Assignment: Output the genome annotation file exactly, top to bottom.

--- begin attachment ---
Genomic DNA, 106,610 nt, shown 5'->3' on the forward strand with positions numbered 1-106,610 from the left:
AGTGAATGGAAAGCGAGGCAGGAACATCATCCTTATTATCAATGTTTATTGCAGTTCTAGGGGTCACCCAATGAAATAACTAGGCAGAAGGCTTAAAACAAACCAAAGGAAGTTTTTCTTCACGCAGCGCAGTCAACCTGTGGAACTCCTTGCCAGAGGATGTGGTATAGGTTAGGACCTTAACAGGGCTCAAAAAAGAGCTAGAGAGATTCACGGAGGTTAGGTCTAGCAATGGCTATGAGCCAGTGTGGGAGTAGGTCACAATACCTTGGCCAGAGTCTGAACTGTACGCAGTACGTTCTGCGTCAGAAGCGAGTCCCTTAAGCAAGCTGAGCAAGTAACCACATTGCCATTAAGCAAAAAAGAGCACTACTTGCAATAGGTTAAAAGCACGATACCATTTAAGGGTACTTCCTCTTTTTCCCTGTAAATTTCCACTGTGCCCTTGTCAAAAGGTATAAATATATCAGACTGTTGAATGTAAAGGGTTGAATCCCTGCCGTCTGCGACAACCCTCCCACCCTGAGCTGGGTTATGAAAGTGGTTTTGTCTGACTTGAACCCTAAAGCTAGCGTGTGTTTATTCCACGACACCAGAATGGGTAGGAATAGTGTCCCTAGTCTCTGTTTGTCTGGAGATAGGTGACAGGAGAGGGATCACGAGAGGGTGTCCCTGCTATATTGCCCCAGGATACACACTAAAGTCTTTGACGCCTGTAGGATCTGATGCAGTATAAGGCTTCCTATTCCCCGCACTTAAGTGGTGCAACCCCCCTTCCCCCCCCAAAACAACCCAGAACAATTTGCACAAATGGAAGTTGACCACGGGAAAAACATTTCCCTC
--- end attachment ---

Genomic DNA, 106,610 nt, shown 5'->3' on the forward strand with positions numbered 1-106,610 from the left:
AGTGAATGGAAAGCGAGGCAGGAACATCATCCTTATTATCAATGTTTATTGCAGTTCTAGGGGTCACCCAATGAAATAACTAGGCAGAAGGCTTAAAACAAACCAAAGGAAGTTTTTCTTCACGCAGCGCAGTCAACCTGTGGAACTCCTTGCCAGAGGATGTGGTATAGGTTAGGACCTTAACAGGGCTCAAAAAAGAGCTAGAGAGATTCACGGAGGTTAGGTCTAGCAATGGCTATGAGCCAGTGTGGGAGTAGGTCACAATACCTTGGCCAGAGTCTGAACTGTACGCAGTACGTTCTGCGTCAGAAGCGAGTCCCTTAAGCAAGCTGAGCAAGTAACCACATTGCCATTAAGCAAAAAAGAGCACTACTTGCAATAGGTTAAAAGCACGATACCATTTAAGGGTACTTCCTCTTTTTCCCTGTAAATTTCCACTGTGCCCTTGTCAAAAGGTATAAATATATCAGACTGTTGAATGTAAAGGGTTGAATCCCTGCCGTCTGCGACAACCCTCCCACCCTGAGCTGGGTTATGAAAGTGGTTTTGTCTGACTTGAACCCTAAAGCTAGCGTGTGTTTATTCCACGACACCAGAATGGGTAGGAATAGTGTCCCTAGTCTCTGTTTGTCTGGAGATAGGTGACAGGAGAGGGATCACGAGAGGGTGTCCCTGCTATATTGCCCCAGGATACACACTAAAGTCTTTGACGCCTGTAGGATCTGATGCAGTATAAGGCTTCCTATTCCCCGCACTTAAGTGGTGCAACCCCCCTTCCCCCCCCAAAACAACCCAGAACAATTTGCACAAATGGAAGTTGACCACGGGAAAAACATTTCCCTC